Do clouds protect us from climate change?

A new analysis based on simple equations has reduced uncertainty about how clouds will affect future climate change

Clouds have two main effects on global temperature: they cool the planet by reflecting sunlight, and they warm it by acting as insulators against Earth’s radiation. The impact of clouds is the area of ​​greatest uncertainty in global warming predictions.

In a new study, researchers at the University of Exeter and the Laboratoire de Météorologie Dynamique in Paris have created a model that predicts how changes to the surface of cumulonimbus, anvil-shaped clouds (global storm clouds), will affect global warming. tropics).

By comparing their model with observations about the influence of clouds on today’s warming, they confirmed its effectiveness, thereby reducing uncertainty in climate predictions.

This is what the model shows the surface of cumulonimbus clouds have a much smaller impact on global warming than previously thought, meaning the extent they cover may not be as important. However, there is another factor that can have an influence: the shine of these clouds (determined by its thickness) remains poorly understood, making it one of the biggest obstacles to predicting future global warming.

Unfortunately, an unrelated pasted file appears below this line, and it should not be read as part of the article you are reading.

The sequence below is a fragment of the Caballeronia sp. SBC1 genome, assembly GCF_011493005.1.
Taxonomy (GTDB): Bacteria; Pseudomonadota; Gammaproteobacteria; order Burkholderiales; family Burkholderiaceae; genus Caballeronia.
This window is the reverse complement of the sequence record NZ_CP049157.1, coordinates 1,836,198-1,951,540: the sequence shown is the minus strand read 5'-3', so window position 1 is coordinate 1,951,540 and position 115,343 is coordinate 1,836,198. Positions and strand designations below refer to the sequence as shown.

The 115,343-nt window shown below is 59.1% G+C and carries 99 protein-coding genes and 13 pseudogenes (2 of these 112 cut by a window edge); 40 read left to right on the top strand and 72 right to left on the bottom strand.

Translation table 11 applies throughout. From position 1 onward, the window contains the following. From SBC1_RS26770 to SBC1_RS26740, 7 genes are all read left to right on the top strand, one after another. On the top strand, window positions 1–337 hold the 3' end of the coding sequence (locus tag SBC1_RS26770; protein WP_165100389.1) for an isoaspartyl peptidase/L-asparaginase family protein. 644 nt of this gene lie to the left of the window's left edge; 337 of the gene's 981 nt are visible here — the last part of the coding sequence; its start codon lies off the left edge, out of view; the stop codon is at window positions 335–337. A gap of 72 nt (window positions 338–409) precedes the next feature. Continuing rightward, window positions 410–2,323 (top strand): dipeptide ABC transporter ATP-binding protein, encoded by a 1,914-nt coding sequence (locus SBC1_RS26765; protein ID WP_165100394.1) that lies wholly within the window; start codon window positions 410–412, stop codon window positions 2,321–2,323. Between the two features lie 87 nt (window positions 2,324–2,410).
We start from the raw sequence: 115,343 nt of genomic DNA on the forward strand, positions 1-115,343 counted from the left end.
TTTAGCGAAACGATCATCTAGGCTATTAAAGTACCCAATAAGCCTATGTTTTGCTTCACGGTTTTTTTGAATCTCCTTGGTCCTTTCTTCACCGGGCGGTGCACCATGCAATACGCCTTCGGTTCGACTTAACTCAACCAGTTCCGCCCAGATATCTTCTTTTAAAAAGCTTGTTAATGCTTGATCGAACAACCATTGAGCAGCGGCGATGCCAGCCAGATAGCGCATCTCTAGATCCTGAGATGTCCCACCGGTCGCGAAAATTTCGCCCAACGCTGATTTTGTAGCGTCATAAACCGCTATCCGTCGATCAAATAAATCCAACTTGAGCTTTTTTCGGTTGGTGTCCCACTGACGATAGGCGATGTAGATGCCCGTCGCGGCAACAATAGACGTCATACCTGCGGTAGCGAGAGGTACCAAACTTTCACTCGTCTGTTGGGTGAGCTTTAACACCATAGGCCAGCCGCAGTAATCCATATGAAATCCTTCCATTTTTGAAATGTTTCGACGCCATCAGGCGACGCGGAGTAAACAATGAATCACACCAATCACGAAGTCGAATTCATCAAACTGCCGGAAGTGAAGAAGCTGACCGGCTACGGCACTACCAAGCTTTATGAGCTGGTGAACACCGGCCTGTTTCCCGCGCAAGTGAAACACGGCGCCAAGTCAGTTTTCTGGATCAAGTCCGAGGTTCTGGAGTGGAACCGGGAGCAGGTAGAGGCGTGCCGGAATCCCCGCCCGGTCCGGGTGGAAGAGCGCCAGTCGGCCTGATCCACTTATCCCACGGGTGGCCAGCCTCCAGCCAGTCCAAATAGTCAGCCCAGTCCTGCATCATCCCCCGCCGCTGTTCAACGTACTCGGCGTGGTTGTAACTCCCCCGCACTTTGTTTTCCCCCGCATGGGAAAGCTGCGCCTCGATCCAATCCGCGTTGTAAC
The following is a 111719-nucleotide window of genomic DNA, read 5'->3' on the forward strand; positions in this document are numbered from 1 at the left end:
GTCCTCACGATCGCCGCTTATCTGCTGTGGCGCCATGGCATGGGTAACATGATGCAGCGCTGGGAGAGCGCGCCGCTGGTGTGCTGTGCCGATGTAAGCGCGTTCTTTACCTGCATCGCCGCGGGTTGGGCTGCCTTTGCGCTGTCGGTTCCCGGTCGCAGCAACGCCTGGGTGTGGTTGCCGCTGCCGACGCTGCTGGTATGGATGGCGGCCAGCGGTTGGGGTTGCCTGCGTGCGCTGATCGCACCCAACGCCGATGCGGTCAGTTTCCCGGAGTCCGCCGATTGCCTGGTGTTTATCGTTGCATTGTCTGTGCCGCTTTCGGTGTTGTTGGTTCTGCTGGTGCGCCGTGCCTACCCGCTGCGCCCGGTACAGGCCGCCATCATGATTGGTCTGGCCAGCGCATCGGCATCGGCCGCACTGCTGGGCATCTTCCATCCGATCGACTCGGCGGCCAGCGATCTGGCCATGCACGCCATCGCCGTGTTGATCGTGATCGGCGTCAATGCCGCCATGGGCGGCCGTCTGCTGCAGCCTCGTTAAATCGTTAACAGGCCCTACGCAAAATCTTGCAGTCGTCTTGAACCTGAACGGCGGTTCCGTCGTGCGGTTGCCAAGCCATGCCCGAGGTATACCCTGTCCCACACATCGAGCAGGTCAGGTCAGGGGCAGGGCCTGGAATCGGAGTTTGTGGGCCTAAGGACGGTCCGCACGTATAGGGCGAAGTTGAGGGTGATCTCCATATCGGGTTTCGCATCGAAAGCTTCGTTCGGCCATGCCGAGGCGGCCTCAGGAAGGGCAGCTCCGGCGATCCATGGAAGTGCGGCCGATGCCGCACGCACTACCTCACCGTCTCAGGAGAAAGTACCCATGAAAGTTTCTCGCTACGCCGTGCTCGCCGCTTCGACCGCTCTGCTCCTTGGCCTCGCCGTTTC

“Climate change is complex, but sometimes we can answer important questions quite simply,” says lead author Brett McKim. “In this case, we simplify the clouds into basic properties: whether they are high or low, their size and temperature. “This allowed us to write equations and create a model that could be compared to the observed clouds.”

“Our results more than halve the uncertainty about the influence of the anvil cloud surface on warming.” “This is a big step, potentially meaning several years difference in the time by which we hope to reach thresholds like the 2 degrees set in the Paris Agreement “To reach the limit,” he continues. “Now we need to investigate how warming affects cloud brightness.” “That is the next phase of our investigation.”

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REFERENCE

Weak feedback from the anvil cloud region, which is due to physical and observational limitations

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